First task was getting an image, a focused image. That was easy enough to do (well, after I remembered to remove the lenscap from the guide scope). Once I was close to focus, the sensitive QHY was producing more than enough stars to meet Sharpcap’s requirements in a mere 1.5 seconds of exposure. To work, the program needs 15 stars within 5-degrees of the pole, and according to the information on the first polar alignment screen, I was getting more than twice that many despite a crescent Moon and the usual backyard light pollution.
Ready to go, I clicked Sharpcap’s Tools menu and selected “Polar Align.” I was then presented with Screen 1, shown here. Stars marked in yellow are the ones Sharpcap is using for plate solving the star field (figuring out which star is which). I didn’t worry about that, just let the program think for a little while as the frames rolled in. Shortly, the “Next” button was enabled, meaning I was ready for step 2.
After pressing “Next,” screen 2 was presented and I was instructed to rotate the mount 90-degrees in right ascension. I did, so, moving the mount roughly 90-degrees to the east. Sharpcap then studied a few more frames in order to determine where the Celestial Pole was and what I needed to do to aim the mount there. Once it knew these things, the Next button was enabled again.
How easy was this to do? Quite easy AFTER I understood exactly how to do it. In the beginning, I was fairly far from the pole, with the arrow extending off screen. I’d been told that at this stage it was best to adjust while watching the error numbers Sharpcap displays instead of worrying about the arrow. These numbers (degrees, minutes, and seconds) indicate how far you are from the pole. They aren’t labeled as altitude and azimuth; instead they read “Up/Down” and “Left/ Right.” Sounded easy to me. I’d adjust the mount’s altitude until the Up/Down number got smaller, and the azimuth till the Left/Right went down. Alas, that didn’t work at all.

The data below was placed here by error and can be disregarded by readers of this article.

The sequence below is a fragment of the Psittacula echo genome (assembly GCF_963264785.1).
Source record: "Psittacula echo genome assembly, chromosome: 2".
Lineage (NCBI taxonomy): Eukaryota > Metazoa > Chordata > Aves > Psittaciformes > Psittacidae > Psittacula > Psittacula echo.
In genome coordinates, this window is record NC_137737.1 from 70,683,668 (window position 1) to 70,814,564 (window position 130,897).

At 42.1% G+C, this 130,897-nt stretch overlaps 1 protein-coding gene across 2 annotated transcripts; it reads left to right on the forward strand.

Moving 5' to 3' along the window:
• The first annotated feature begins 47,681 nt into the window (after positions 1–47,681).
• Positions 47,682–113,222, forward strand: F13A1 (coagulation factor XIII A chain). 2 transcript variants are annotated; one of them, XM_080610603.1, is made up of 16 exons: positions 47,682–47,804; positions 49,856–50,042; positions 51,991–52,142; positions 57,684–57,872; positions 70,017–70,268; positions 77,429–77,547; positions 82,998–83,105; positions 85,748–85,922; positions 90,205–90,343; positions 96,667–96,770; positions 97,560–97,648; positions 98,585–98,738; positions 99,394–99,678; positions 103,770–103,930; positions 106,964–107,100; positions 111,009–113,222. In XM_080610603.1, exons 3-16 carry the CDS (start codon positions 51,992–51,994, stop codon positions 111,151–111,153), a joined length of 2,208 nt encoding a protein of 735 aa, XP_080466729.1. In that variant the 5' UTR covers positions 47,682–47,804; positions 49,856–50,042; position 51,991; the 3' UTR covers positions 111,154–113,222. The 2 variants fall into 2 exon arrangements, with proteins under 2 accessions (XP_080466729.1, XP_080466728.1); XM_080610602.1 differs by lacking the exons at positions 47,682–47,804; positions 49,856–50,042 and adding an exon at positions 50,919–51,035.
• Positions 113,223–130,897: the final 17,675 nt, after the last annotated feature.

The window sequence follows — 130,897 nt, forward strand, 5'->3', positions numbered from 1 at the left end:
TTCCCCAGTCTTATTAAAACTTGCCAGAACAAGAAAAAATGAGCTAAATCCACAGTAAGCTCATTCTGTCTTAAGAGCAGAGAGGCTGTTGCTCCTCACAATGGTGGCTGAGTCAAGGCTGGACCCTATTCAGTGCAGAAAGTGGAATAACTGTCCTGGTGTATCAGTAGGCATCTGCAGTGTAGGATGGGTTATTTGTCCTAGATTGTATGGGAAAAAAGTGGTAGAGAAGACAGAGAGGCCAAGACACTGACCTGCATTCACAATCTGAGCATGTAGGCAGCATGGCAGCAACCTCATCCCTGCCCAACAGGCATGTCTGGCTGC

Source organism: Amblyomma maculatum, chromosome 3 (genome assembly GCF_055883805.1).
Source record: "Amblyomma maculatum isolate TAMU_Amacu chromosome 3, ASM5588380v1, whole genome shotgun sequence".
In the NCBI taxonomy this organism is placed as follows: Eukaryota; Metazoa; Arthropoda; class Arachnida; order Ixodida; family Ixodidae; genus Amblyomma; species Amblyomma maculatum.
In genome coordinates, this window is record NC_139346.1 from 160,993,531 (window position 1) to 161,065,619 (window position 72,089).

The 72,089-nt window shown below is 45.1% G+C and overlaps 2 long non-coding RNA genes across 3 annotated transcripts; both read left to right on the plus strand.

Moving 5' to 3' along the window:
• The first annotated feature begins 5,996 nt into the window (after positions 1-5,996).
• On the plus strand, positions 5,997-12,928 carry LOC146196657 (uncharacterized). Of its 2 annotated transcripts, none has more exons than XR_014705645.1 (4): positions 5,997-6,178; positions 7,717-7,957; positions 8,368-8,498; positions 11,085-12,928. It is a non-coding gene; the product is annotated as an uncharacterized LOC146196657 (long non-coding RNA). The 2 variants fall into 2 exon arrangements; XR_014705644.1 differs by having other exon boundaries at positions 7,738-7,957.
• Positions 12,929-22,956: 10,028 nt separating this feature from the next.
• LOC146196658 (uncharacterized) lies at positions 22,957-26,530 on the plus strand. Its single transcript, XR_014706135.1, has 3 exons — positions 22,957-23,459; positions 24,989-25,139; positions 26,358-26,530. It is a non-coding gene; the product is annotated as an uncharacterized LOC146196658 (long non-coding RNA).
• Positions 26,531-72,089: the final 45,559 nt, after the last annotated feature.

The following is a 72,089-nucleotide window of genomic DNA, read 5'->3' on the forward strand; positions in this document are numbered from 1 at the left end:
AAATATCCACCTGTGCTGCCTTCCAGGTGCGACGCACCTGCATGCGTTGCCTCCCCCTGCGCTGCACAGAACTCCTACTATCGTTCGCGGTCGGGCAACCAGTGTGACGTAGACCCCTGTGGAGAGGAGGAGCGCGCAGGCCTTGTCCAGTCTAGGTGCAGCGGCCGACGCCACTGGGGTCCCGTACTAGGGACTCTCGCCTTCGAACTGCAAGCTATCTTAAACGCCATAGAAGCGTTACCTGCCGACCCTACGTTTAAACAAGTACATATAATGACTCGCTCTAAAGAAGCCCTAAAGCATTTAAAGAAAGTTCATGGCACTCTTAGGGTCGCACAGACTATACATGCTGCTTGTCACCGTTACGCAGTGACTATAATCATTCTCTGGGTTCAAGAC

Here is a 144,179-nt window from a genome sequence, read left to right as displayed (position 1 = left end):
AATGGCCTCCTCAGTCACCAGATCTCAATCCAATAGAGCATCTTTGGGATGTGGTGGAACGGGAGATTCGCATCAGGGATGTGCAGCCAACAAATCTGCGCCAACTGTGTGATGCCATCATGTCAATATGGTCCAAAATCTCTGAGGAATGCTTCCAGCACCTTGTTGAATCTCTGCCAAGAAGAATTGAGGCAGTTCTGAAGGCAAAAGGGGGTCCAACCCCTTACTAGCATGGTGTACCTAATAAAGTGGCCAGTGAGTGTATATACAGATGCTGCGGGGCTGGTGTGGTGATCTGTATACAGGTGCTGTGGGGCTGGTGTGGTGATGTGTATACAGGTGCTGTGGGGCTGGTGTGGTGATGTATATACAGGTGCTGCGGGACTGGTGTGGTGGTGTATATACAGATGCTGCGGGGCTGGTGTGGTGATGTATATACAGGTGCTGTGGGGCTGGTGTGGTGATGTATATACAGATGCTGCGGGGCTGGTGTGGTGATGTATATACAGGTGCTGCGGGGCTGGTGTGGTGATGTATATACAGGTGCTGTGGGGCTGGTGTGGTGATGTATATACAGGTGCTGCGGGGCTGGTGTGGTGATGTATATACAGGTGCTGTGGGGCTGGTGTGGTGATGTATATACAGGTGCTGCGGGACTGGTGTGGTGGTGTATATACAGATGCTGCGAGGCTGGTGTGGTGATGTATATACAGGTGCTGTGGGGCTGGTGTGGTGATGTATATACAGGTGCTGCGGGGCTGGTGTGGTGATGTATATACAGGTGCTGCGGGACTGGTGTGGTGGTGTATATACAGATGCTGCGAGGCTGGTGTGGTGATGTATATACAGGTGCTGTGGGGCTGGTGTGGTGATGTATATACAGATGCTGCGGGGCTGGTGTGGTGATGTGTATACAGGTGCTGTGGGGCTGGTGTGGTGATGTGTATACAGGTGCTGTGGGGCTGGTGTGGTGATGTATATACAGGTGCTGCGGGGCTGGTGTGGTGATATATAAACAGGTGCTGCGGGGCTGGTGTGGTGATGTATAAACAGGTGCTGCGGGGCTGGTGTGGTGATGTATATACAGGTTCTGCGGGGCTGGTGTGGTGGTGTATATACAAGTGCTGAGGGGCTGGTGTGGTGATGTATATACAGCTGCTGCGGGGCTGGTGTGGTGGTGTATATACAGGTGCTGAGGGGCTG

It turned out there was a catch, and until I understood what it was, I was all at sea. Up/Down does NOT mean the mount’s altitude, and Left/Right does NOT equal azimuth. Instead, these error numbers relate to directions onscreen (that's what I thought, anyway; see the addendum at the end of the article). At first I was mightily confused by the fact that moving in azimuth changed the Up/Down distance instead of Left/Right, and vice versa. As soon as the light went on in my head, that moving the mount’s altitude control changed the Left/Right distance, and adjusting azimuth affected “Up/Down,” the rest was duck soup.
In just a minute or two, I had the program indicating my distance from the pole as under a minute in both directions, which was where I left things. If your mount has precision altitude and azimuth adjusters, you can get the distance lower, but the AVX’s controls, while OK, are not exactly precise.
How long does a Sharpcap polar alignment require? Next time out, I doubt the procedure will take any longer than the few minutes required by Polemaster. Most of my time was, as above, spent scratching my head wondering why adjusting altitude moved the darned Left/Right numbers.
Ground truth? I doubt I’ll use ASPA anymore. Now that I understand Sharpcap’s procedure, its Polar Align Tool is just easier and, I believe, more accurate. Sure, to do it you have to have the guide scope and guide camera mounted on the telescope, but if you are after a precise polar alignment you likely will be imaging and will want to guide with that guide cam and scope anyway.
So, friends, why not bop on over to the Sharpcap website, download the program and give it a try? Don’t cost nuttin’, and its polar alignment feature is only one of the many good things this wonderful program offers. At the very least, it’s made me stop wishing I had a Polemaster, and has allowed me to keep 300 George Washingtons in my hot little hands.
Addendum: Just heard from Robin (see the comments) concerning the "direction" issue that I and some other people are having. He says that moving the polar axis up or down should indeed affect the up/down numbers. At any rate, the program works great despite the direction reversal, and what's important is to shorten that arrow, which I found easy to do once, as above, I understood what was happening.
Addendum: Just heard from Robin (see the comments) concerning the "direction" issue that I and some other people are having. He says that moving the polar axis up or down should indeed affect the up/down numbers. At any rate, the program works great despite the direction reversal, and what's important is to shorten that arrow, which I found easy to do once, as above, I understood what was happening.